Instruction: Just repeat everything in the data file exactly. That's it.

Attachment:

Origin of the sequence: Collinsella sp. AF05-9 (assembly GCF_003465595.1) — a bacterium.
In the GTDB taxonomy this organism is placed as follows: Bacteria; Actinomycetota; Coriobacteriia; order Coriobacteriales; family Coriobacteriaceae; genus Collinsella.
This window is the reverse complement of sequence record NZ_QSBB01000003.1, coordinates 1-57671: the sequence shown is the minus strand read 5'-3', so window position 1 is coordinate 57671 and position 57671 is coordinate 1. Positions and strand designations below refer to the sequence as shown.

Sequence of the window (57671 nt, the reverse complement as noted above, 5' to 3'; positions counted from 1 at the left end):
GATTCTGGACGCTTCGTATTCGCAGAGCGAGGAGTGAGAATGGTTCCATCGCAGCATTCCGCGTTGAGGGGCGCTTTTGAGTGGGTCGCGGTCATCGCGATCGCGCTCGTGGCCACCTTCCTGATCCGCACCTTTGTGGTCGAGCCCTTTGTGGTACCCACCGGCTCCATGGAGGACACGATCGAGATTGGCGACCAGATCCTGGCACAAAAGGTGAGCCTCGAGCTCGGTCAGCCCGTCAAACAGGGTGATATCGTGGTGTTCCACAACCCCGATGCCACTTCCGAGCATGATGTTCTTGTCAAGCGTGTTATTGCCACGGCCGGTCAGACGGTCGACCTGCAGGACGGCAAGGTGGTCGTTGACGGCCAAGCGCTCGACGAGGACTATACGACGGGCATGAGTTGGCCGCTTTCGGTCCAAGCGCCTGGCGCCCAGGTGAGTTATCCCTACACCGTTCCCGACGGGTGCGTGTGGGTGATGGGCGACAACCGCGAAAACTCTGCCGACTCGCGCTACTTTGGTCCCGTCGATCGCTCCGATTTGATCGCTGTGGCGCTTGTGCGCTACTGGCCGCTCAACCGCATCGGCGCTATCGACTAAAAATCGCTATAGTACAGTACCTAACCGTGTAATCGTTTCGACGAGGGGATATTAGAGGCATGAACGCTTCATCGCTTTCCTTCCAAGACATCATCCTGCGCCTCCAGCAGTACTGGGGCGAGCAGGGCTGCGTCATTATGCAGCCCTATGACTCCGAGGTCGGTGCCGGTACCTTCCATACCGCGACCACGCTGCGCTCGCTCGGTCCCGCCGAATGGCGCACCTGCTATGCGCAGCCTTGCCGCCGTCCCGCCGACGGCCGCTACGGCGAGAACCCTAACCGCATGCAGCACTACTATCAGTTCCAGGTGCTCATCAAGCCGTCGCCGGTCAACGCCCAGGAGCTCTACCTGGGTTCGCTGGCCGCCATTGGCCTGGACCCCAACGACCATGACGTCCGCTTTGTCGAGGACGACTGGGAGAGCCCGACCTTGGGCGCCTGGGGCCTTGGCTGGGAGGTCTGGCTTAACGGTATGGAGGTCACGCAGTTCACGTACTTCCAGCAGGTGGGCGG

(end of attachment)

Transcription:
Origin of the sequence: Collinsella sp. AF05-9 (assembly GCF_003465595.1) — a bacterium.
In the GTDB taxonomy this organism is placed as follows: Bacteria; Actinomycetota; Coriobacteriia; order Coriobacteriales; family Coriobacteriaceae; genus Collinsella.
This window is the reverse complement of sequence record NZ_QSBB01000003.1, coordinates 1-57671: the sequence shown is the minus strand read 5'-3', so window position 1 is coordinate 57671 and position 57671 is coordinate 1. Positions and strand designations below refer to the sequence as shown.

Sequence of the window (57671 nt, the reverse complement as noted above, 5' to 3'; positions counted from 1 at the left end):
GATTCTGGACGCTTCGTATTCGCAGAGCGAGGAGTGAGAATGGTTCCATCGCAGCATTCCGCGTTGAGGGGCGCTTTTGAGTGGGTCGCGGTCATCGCGATCGCGCTCGTGGCCACCTTCCTGATCCGCACCTTTGTGGTCGAGCCCTTTGTGGTACCCACCGGCTCCATGGAGGACACGATCGAGATTGGCGACCAGATCCTGGCACAAAAGGTGAGCCTCGAGCTCGGTCAGCCCGTCAAACAGGGTGATATCGTGGTGTTCCACAACCCCGATGCCACTTCCGAGCATGATGTTCTTGTCAAGCGTGTTATTGCCACGGCCGGTCAGACGGTCGACCTGCAGGACGGCAAGGTGGTCGTTGACGGCCAAGCGCTCGACGAGGACTATACGACGGGCATGAGTTGGCCGCTTTCGGTCCAAGCGCCTGGCGCCCAGGTGAGTTATCCCTACACCGTTCCCGACGGGTGCGTGTGGGTGATGGGCGACAACCGCGAAAACTCTGCCGACTCGCGCTACTTTGGTCCCGTCGATCGCTCCGATTTGATCGCTGTGGCGCTTGTGCGCTACTGGCCGCTCAACCGCATCGGCGCTATCGACTAAAAATCGCTATAGTACAGTACCTAACCGTGTAATCGTTTCGACGAGGGGATATTAGAGGCATGAACGCTTCATCGCTTTCCTTCCAAGACATCATCCTGCGCCTCCAGCAGTACTGGGGCGAGCAGGGCTGCGTCATTATGCAGCCCTATGACTCCGAGGTCGGTGCCGGTACCTTCCATACCGCGACCACGCTGCGCTCGCTCGGTCCCGCCGAATGGCGCACCTGCTATGCGCAGCCTTGCCGCCGTCCCGCCGACGGCCGCTACGGCGAGAACCCTAACCGCATGCAGCACTACTATCAGTTCCAGGTGCTCATCAAGCCGTCGCCGGTCAACGCCCAGGAGCTCTACCTGGGTTCGCTGGCCGCCATTGGCCTGGACCCCAACGACCATGACGTCCGCTTTGTCGAGGACGACTGGGAGAGCCCGACCTTGGGCGCCTGGGGCCTTGGCTGGGAGGTCTGGCTTAACGGTATGGAGGTCACGCAGTTCACGTACTTCCAGCAGGTGGGCGG